If the patient owes money to the practice, collections efforts may continue. However, the practice cannot use lack of payment as a reason to withhold the patient's chart from the patient or the patient's next provider.
2. Do not discharge a patient because the patient has an unappealing disease, or because of race, national origin, disability, or handicap. If the patient is outside the clinician's scope of practice, then the discharge from care is not only appropriate but necessary. However, civil rights laws prohibit discrimination against patients on the basis of certain Constitutionally protected attributes.
3. Do not terminate a relationship with a patient who is in an acute episode of illness or in the third trimester of pregnancy. If the patient is an outpatient in the midst of a flare-up of heart failure, wait until the episode has stabilized before terminating the professional relationship. It is inappropriate and against federal law for clinicians to refuse to treat patients who present themselves at an emergency department.
What legal recourse does a patient have if a clinician fires the patient?
A fired patient has a choice of three possible legal actions: (1) file a lawsuit on the basis of negligence (malpractice); (2) file a complaint under the Americans With Disabilities Act on the basis of discrimination; or (3) report the clinician to the licensing board for patient abandonment. If a clinician covers the bases stated earlier, the patient will have no basis for any of these actions.
The elements that a patient must prove to mount a successful case against a clinician on the basis of negligence are:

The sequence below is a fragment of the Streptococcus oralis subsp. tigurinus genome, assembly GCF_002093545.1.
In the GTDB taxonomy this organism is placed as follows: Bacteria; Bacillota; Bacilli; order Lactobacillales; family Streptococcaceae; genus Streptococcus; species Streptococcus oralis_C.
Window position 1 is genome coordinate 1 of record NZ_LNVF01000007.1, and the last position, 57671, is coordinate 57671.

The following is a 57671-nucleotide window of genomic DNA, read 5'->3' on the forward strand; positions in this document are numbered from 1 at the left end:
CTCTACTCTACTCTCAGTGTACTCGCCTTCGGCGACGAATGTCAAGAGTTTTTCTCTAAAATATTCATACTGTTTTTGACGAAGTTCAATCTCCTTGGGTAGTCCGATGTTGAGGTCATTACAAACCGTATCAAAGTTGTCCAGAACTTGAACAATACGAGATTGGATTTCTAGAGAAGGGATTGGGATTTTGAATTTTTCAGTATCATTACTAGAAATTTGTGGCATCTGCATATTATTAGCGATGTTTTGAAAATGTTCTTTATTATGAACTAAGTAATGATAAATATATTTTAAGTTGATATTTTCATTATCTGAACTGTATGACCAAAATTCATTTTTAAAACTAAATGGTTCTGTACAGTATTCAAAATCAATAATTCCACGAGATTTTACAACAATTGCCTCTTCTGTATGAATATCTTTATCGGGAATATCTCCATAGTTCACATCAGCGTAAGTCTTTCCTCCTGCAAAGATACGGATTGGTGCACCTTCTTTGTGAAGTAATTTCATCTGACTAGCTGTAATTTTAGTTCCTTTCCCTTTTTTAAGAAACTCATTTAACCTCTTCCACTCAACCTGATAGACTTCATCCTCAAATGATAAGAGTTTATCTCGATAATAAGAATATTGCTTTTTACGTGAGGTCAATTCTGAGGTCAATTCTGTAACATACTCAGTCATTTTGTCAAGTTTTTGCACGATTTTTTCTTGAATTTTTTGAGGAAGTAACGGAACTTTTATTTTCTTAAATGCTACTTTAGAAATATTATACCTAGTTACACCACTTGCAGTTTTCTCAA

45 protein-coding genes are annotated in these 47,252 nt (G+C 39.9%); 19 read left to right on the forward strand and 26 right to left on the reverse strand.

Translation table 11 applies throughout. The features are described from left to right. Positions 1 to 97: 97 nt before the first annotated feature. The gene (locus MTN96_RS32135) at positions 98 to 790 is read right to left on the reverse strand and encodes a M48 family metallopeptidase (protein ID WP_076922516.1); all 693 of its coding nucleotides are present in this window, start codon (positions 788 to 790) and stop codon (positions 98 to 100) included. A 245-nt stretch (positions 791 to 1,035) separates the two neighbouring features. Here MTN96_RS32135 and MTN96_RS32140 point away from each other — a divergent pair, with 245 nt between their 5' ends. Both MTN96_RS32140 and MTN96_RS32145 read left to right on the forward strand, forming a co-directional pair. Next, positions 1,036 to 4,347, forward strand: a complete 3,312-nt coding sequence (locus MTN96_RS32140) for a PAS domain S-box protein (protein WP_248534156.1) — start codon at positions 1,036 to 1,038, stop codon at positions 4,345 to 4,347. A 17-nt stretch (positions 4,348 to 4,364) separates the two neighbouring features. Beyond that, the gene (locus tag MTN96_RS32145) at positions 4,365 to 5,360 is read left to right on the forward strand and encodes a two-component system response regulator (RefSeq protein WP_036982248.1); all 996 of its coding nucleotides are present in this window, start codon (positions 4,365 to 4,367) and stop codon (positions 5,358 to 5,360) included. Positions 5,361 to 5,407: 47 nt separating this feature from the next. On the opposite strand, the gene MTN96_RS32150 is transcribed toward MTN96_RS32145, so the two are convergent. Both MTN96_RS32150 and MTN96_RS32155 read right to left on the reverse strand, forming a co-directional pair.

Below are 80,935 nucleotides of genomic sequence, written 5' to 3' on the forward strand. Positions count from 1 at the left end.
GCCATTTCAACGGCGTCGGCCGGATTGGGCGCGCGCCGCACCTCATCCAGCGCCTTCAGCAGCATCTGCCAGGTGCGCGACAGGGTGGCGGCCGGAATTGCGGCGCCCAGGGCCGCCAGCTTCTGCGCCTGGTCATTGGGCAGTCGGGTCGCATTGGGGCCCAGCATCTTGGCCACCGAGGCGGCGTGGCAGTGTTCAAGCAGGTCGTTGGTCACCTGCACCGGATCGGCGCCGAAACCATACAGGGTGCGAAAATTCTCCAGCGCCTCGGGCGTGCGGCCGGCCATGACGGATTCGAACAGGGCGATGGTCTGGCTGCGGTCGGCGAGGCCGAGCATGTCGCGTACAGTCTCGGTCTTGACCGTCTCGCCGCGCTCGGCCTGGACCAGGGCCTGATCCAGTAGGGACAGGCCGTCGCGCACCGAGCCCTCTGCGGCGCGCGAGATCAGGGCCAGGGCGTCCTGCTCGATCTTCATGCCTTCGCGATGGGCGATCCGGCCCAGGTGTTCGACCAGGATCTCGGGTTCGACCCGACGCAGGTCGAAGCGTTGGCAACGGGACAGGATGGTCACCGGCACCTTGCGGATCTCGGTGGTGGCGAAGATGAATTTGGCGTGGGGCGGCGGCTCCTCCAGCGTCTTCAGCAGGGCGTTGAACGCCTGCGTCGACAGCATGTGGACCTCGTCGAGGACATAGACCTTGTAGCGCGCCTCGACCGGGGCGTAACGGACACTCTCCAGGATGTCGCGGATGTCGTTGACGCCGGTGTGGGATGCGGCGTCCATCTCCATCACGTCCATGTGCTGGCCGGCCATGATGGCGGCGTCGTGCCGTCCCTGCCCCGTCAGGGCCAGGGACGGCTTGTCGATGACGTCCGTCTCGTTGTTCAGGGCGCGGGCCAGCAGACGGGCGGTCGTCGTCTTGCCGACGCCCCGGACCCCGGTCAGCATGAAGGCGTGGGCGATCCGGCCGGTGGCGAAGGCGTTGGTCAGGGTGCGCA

Duty of care (a patient-clinician relationship was established);
Breach by the clinician of the standard of care;
Injury to the patient; and
Causal relationship between the injury and the breach of the standard of care.
A clinician who starts seeing a patient has a duty to attend to the patient's needs until the patient terminates the relationship, the clinician terminates the relationship, the clinician transfers the care to another clinician (because, for example, the patient needs a specialist), or the patient is healthy (no further care is medically necessary). For patients and clinicians in emergency departments or urgent care clinics, the duty of care ends when the patient leaves. But in office practice, once a clinician takes on a patient's care, the clinician has a duty to respond to the patient's needs and act within the standard of care.
If a clinician stops seeing a patient without giving the appropriate notice, the patient can sue the clinician for negligence if the patient suffers a preventable injury due to lack of medical attention. For example, let's say a clinician no longer wants to treat a patient who has been getting multiple prescriptions for controlled substances from multiple providers. Rather than officially terminating the patient-clinician relationship, the clinician just refuses to take the patient's calls and instructs the receptionist to say that the clinician is "out." If the patient has an adverse reaction to one of her medications and suffers an injury that is attributable to the reaction, the patient may have just cause for suing the clinician. The patient's attorney would argue that the clinician was negligent, saying (1) the clinician owed the patient a duty of care, (2) the clinician breached the standard of care (which calls for returning patients' telephone calls), (3) the patient suffered an injury, and (4) the injury was related to the clinician's inattention to the patient's telephone calls.